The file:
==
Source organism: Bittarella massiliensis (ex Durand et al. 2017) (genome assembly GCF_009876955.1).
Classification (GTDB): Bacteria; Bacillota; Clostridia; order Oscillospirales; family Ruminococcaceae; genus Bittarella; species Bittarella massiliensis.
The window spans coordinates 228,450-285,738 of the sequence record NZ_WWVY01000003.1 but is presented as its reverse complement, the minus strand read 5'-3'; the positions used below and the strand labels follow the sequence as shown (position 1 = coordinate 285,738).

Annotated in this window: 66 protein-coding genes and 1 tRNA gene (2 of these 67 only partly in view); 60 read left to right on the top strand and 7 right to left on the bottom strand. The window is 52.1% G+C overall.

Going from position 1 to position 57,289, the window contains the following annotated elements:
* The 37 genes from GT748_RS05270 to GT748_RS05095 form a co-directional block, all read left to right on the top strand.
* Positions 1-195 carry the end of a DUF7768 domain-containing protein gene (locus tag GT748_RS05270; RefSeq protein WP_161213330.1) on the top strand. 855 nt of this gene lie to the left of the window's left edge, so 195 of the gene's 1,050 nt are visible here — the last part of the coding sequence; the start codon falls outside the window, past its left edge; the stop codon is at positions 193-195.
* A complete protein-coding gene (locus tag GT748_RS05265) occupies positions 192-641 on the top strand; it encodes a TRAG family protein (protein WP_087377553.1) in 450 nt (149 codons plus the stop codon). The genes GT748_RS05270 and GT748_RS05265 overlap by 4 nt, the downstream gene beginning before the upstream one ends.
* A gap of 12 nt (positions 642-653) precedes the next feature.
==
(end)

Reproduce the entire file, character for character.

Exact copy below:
Source organism: Bittarella massiliensis (ex Durand et al. 2017) (genome assembly GCF_009876955.1).
Classification (GTDB): Bacteria; Bacillota; Clostridia; order Oscillospirales; family Ruminococcaceae; genus Bittarella; species Bittarella massiliensis.
The window spans coordinates 228,450-285,738 of the sequence record NZ_WWVY01000003.1 but is presented as its reverse complement, the minus strand read 5'-3'; the positions used below and the strand labels follow the sequence as shown (position 1 = coordinate 285,738).

Annotated in this window: 66 protein-coding genes and 1 tRNA gene (2 of these 67 only partly in view); 60 read left to right on the top strand and 7 right to left on the bottom strand. The window is 52.1% G+C overall.

Going from position 1 to position 57,289, the window contains the following annotated elements:
* The 37 genes from GT748_RS05270 to GT748_RS05095 form a co-directional block, all read left to right on the top strand.
* Positions 1-195 carry the end of a DUF7768 domain-containing protein gene (locus tag GT748_RS05270; RefSeq protein WP_161213330.1) on the top strand. 855 nt of this gene lie to the left of the window's left edge, so 195 of the gene's 1,050 nt are visible here — the last part of the coding sequence; the start codon falls outside the window, past its left edge; the stop codon is at positions 193-195.
* A complete protein-coding gene (locus tag GT748_RS05265) occupies positions 192-641 on the top strand; it encodes a TRAG family protein (protein WP_087377553.1) in 450 nt (149 codons plus the stop codon). The genes GT748_RS05270 and GT748_RS05265 overlap by 4 nt, the downstream gene beginning before the upstream one ends.
* A gap of 12 nt (positions 642-653) precedes the next feature.